Whitehall focus FDA set to fight unequal pay offers

6 Apr 06
Senior civil servants this week threatened to launch a series of equal pay tribunals following what they described as a 'depressing' 2006 settlement that does not address the two-tier pay regime developing across Whitehall.

07 April 2006

Senior civil servants this week threatened to launch a series of equal pay tribunals following what they described as a 'depressing' 2006 settlement that does not address the two-tier pay regime developing across Whitehall.

Jonathan Baume, general secretary of the FDA, which represents senior civil servants, told Public Finance that the government's failure to address unequal pay levels between Whitehall staff appointed internally and those brought in from outside 'could leave the system open to legal challenge under equal pay laws'.

Baume said the FDA was reluctant to use employment tribunals to challenge the pay regime, but added 'there is a growing feeling that there is little alternative'.

He said that the deal would lead to recruitment and retention problems with internal staff. Many, he claimed, could leave Whitehall because they were able to land higher-paid posts, using the same skills, elsewhere.

Much to the FDA's chagrin, the Treasury announced on March 30 that it would also stage high-grade pay rises for the first time since 1997, despite receiving evidence from the Senior Salaries Review Body last year that 'there are serious problems with the SCS pay system'.

Chancellor Gordon Brown announced that public sector pay increases would average 2.25% in 2006, with just 1.75% spared for senior Whitehall salaries.

Overall, average SCS base pay awards will reach 3.25% after adding the effect of recyclable savings – estimated at 1.5%. Individual base pay awards will range between 0% and 9%.

Many SSRB-related pay rises – those for senior civil servants, hospital consultants and judges – will be staged. An increase of 1% (57% of all rises) will be effective from April 1, with the remainder (43% of all rises) from November.

In an internal memo, the FDA called the 2006 settlement 'a depressing read… The decision by ministers to stage implementation of the award appears to be for presentation and political reasons, as a consequence of the growing political row about the state of the NHS finances and the new contracts for consultants and GPs.

'This is a return to the politics of “fat cats”… it should be seen for what it is: the beginning of a major clampdown on public sector pay.'

FDA analysis also reveals that, while the overall increase in SCS salaries would be 3.25%, that compares unfavourably with a 4.25% settlement in 2005.

DWP staff details 'not stolen from IT systems'

An internal Whitehall investigation into the theft of thousands of civil servants' personal details as part of a tax credits scam last year has revealed that the information was not obtained through a breach of departmental IT systems.

A joint investigation by Revenue & Customs and the Department for Work and Pensions found that personal details of around 8,800 staff at Jobcentre Plus, an executive agency of the DWP, were stolen through copies of paper-based documents put together to assist the DWP's staff appraisal process for 2003/04.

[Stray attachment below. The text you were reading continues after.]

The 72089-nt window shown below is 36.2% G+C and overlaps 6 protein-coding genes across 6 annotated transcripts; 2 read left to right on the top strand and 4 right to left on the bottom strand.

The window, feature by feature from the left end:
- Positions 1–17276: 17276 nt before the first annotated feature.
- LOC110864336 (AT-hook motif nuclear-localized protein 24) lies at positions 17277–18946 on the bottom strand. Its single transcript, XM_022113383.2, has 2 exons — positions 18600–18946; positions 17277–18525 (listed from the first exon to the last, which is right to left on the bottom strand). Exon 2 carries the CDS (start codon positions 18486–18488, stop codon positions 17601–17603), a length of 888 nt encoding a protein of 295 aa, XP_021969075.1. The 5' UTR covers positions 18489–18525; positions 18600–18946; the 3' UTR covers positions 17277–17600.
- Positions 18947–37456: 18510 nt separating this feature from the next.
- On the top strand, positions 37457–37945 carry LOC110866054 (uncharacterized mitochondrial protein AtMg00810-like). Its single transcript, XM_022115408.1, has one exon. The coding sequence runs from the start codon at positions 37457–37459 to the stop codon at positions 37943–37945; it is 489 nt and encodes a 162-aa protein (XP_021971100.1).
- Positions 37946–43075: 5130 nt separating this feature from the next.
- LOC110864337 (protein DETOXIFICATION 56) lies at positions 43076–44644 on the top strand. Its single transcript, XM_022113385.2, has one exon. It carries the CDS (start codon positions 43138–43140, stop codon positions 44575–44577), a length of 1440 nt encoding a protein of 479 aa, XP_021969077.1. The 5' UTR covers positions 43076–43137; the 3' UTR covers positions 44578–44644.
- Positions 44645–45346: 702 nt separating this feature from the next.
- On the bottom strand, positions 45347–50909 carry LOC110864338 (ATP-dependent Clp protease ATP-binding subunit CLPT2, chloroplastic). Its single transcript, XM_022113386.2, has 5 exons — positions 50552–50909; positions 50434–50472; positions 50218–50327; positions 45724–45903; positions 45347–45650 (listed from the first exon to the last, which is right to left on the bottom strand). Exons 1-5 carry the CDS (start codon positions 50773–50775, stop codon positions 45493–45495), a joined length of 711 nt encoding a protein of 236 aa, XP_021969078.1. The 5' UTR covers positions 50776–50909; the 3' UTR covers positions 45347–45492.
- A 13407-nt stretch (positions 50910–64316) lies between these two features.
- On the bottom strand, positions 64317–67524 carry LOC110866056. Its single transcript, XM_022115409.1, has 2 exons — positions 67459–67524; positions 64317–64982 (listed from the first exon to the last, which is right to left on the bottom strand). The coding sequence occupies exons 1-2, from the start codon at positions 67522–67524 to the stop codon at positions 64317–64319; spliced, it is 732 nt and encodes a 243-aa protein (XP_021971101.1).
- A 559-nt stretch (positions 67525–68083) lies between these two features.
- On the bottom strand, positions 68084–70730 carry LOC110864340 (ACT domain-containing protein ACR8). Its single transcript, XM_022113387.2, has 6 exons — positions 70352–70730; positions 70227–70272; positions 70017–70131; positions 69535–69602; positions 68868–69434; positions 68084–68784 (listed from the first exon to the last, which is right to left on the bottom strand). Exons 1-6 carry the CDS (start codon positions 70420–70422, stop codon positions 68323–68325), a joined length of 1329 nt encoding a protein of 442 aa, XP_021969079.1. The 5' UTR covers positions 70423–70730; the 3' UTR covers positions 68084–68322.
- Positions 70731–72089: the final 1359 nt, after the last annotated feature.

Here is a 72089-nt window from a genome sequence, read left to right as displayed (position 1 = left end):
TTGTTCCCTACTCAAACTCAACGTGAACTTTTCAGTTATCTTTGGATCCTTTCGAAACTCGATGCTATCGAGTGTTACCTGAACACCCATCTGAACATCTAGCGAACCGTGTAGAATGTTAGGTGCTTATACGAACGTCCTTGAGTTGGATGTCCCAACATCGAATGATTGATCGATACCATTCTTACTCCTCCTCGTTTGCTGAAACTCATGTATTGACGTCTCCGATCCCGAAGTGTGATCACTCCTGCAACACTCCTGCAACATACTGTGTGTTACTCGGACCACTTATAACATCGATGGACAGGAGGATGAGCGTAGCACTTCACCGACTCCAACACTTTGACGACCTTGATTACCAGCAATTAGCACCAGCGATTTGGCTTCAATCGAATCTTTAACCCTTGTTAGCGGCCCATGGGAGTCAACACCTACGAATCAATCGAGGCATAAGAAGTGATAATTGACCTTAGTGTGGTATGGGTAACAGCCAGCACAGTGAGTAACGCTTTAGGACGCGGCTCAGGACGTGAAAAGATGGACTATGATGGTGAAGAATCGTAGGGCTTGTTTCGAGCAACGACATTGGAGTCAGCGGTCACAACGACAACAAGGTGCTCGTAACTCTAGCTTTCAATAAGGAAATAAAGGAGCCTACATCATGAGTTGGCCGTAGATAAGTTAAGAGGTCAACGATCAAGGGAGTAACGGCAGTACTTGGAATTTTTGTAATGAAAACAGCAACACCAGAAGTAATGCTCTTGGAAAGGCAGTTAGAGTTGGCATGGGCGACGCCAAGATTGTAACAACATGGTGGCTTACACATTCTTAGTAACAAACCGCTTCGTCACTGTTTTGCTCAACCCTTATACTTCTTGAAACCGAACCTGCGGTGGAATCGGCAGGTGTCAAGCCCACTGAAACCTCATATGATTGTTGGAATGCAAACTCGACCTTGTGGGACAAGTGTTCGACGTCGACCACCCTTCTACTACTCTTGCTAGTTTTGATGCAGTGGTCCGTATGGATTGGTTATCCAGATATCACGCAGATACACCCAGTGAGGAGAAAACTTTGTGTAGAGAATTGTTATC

When the fraud was uncovered late last year, it had been feared that criminals had used Whitehall computer systems to access the information.

A DWP memo from human resources director Kevin White states: 'We have been able to narrow down how the information became available. We know there was not a breach of Famis or Uni 2000 IT systems and these remain secure.'

White also reports that the joint investigation – separate from an ongoing police investigation into the source of the fraud – found that almost 7,000 fraudulent claims were made using the stolen data.

'The… investigation confirmed that around 6,800 fraudulent tax credit claims were made using the stolen data, around 4,100 of which were intercepted by R&C before any payment had been made and around 2,700 were successful and went into payment but have now been stopped,' White's note states.

Each member of staff targeted by the fraudsters received a letter detailing the steps taken by R&C and the DWP to correct their record.

Third sector panel head announced by Brown

Chancellor Gordon Brown has appointed one of his former advisers to head the Treasury panel co-ordinating Whitehall's extended use of the charity and voluntary sectors to provide public services.

Brown announced on April 3 that Maeve Sherlock, the chief executive of the Refugee Council and an adviser to Brown on child poverty policies between 2000 and 2003, is to chair the advisory panel on using the 'third sector'.

The panel will advise the Treasury's new Office of Charity and Third Sector Finance, announced by Brown in last month's Budget.

It will have a heavy input into the 2007 Comprehensive Spending Review, which will detail the plans to expand the use of voluntary and charity bodies in areas such as welfare provision, social care, children's services and the criminal justice system.

The Treasury said the OCTSF would 'act as a policy and strategy network [within the department], bringing together all aspects of spending, financial services and tax policy relating to the third sector.

It will also co-ordinate the distribution of Gift Aid tax repayments – around £625m this year - to more than 60,000 charities.


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